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Alicia Posted 7 Year(s) ago

What is the correct code to get paid for an A1C done in a primary care physician's office?

SuperCoder Posted 7 Year(s) ago

The code is based on device used.

Part B Medicare put out a coverage notice saying you can bill both A1C testing codes, 83036 and 83037, in the doctor’s office. The main difference between the two is that 83037 is for “devices cleared by the FDA for home use.”

So you should be careful not to use 83037 if your doctor is using a “desk top analyzer” or other device that
the FDA hasn’t approved for use at home.

SuperCoder Posted 7 Year(s) ago

Local Medical Review Policy (LMRP) and National Coverage Determinations (NCD) for Glycated Hemoglobin (A1c)Local Medical Review Policy(LMRPs) or National Coverage Determinations (NCDs) dictate the coverage for clinical laboratory tests in regard to medical necessity issues.
ICD-9 Codes Covered by Medicare
211.7 Benign neoplasm of islets of Langerhans
250.00-250.93 Diabetes mellitus and related codes
251.0 Hypoglycemic coma
251.1 Other specified hypoglycemia
251.2 Hypoglycemia, unspecified
251.3 Post-surgical hypoinsulinemia
251.4 Abnormal secretion of glucagon
251.8 Other specified disorders of pancreatic internal secretion
251.9 Unspecified disorder of pancreatic internal secretion
258.0-258.9 Polyglandular dysfunction and related disorders
271.4 Renal glycosuria
275.0 Disorders of iron metabolism (hemachromatosis)
577.1 Chronic pancreatitis
579.3 Other and unspecified post-surgical nonabsorption
648.00 Diabetes mellitus complicating pregnancy, unspecified episode
648.03 Diabetes mellitus complicating pregnancy, antipartum complication
648.04 Diabetes mellitus complicating pregnancy, postpartum complication
648.80 Abnormal glucose tolerance complicating pregnancy, unspecified episode
648.83 Abnormal glucose tolerance complicating pregnancy, antipartum complication
648.84 Abnormal glucose tolerance complicating pregnancy, postpartum complication
790.2 Abnormal glucose tolerance test
790.6 Other abnormal blood chemistry (hyperglycemia)
962.3 Poisoning by insulin and antidiabetic agents
V12.2 Personal history of endocrine, metabolic, and immunity disorders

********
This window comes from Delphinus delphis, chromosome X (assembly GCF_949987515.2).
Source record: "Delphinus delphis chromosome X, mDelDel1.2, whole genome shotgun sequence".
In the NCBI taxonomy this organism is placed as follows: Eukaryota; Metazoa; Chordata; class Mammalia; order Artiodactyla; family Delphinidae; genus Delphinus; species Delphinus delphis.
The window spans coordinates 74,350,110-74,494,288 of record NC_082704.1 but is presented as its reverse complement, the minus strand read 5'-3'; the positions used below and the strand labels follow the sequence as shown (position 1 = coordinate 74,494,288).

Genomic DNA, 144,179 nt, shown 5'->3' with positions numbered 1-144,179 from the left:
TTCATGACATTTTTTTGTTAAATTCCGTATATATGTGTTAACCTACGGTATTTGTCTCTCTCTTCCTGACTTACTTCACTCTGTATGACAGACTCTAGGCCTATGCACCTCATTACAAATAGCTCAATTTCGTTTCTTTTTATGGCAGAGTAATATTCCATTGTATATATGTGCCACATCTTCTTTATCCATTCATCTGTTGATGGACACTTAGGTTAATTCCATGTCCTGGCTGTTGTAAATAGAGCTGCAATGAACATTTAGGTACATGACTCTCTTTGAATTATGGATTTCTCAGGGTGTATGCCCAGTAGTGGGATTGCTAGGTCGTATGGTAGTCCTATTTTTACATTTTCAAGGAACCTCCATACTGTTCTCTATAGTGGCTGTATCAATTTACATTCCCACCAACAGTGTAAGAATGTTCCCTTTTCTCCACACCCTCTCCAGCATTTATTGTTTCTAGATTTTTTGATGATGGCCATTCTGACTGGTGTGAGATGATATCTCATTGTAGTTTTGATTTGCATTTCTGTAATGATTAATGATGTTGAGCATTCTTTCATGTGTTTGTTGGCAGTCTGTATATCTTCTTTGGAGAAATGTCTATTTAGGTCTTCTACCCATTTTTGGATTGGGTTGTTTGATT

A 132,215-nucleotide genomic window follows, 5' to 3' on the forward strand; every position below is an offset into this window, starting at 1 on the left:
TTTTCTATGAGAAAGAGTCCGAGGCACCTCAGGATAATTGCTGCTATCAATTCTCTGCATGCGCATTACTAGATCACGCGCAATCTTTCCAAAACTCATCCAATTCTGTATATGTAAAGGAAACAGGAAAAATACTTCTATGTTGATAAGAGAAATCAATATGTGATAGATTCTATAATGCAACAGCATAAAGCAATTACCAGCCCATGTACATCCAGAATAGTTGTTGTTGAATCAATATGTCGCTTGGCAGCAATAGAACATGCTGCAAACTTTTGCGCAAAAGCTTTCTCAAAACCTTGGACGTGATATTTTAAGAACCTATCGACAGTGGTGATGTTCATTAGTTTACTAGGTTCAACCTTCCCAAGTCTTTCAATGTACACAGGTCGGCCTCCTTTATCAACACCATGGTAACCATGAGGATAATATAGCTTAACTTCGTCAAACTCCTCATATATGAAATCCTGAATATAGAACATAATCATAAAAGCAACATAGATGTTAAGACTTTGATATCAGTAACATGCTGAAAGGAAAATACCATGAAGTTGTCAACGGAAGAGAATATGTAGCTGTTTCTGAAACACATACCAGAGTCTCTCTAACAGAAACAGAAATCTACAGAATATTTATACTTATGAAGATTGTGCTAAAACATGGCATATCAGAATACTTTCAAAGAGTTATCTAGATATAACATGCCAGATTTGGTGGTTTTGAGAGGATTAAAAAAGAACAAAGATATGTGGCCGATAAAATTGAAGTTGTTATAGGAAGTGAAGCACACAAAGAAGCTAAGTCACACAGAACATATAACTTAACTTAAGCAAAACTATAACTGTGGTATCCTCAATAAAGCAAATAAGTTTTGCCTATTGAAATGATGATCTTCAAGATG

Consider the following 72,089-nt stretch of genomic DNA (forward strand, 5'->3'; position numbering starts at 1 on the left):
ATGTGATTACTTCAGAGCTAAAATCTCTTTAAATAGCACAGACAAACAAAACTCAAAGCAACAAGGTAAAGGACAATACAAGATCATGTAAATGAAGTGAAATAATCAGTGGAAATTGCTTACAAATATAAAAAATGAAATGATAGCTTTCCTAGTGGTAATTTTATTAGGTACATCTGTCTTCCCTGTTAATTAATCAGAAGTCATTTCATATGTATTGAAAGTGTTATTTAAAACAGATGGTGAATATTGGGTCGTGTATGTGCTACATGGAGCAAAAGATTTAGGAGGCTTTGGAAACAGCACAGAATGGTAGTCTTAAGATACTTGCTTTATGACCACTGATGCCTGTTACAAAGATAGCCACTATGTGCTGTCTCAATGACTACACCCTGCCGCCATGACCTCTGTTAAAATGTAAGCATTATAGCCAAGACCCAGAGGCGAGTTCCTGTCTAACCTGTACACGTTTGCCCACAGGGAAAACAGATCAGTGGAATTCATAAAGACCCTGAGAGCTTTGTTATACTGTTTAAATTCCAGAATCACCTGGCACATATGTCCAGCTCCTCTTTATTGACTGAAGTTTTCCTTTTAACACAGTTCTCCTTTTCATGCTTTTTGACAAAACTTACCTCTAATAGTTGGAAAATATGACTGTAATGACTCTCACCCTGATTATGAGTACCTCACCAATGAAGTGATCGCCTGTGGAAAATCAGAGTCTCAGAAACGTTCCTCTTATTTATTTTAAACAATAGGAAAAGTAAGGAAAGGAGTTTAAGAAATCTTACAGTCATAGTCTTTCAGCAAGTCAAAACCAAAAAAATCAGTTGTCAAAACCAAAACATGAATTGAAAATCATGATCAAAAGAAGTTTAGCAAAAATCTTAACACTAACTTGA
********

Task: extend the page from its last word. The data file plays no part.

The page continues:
V58.69 Long term current use of other medication

Frequency of testing considered medically necessary
Every 3 months to monitor a diabetic patient’s metabolic control
Every 1-2 months when treatment regimen is altered to improve control
Every month for diabetic pregnant women
Patients with uncontrolled type I or II diabetes may be tested more frequently, however, the
medical record must support such increased testing.
Billing Medicare Patients for Services Which May Be Denied
Medicare patients may be billed for services that are clearly not covered. For example,
routine physicals or screening tests such as total cholesterol are not covered when there is
no indication that the test is medically necessary. However, when a Medicare carrier is
likely to deny payment because of medical necessity policy (either as stated in their written
Medical Review Policy or upon examination of individual claims) the patient must be
informed and consent to pay for the service before it is performed. Otherwise, the patient
has no obligation to pay for the test.
An Advance Beneficiary Notice (ABN), sometimes called a patient waiver form, is used to
document that the patient is aware that Medicare may not pay for a test or procedure and
has agreed to pay the provider in the event payment is denied. Each ABN must be specific
to the service provided and the reason that Medicare may not pay for the service. Blanket
waivers for all Medicare patients are not allowed.
Since both LMRPs as well as the new NCD for A1c include frequency limits, an ABN is
appropriate any time the possibility exists that the frequency of testing may be in excess of
stated policy. For example, if an A1c test may have been performed by another provider
less than three months ago for a patient with uncomplicated diabetes, it would be prudent
to obtain a signed ABN.
The CPT code modifier, -GA (Waiver of Liability Statement on File), is used to indicate that
the provider has notified the Medicare patient that the test performed may not be
reimbursed by Medicare and may be billed to the patient.
An ABN must: (1) be in writing; (2) be obtained prior to the beneficiary receiving the
service; (3) clearly identify the particular service; (4) state that the provider believes
Medicare is likely to deny payment for the service; (5) give the reason(s) that the provider
believes that Medicare is likely to deny payment for the specific service, and (6) include
the beneficiary’s signature and date. Routine notices to beneficiaries which do nothing
more than state that Medicare denial of payment is possible, or that the provider never
knows whether Medicare will pay for a service, are not considered acceptable evidence of
advance notice.

Securing a CLIA Certificate of Waiver
The Metrika A1cNow is classified as a CLIA Waived Category test by the FDA. A CLIA
certificate is required any time a clinical laboratory test is performed; however, waived
category tests require only a CLIA Certificate of Waiver. Certificate of Waiver labs must
register with Medicare, pay a $150.00 fee every two years and agree to follow
manufacture’s instructions. No inspections or other CLIA regulations apply.

Posted by Alicia, 7 Year(s). There are 3 posts. The latest reply is from SuperCoder.

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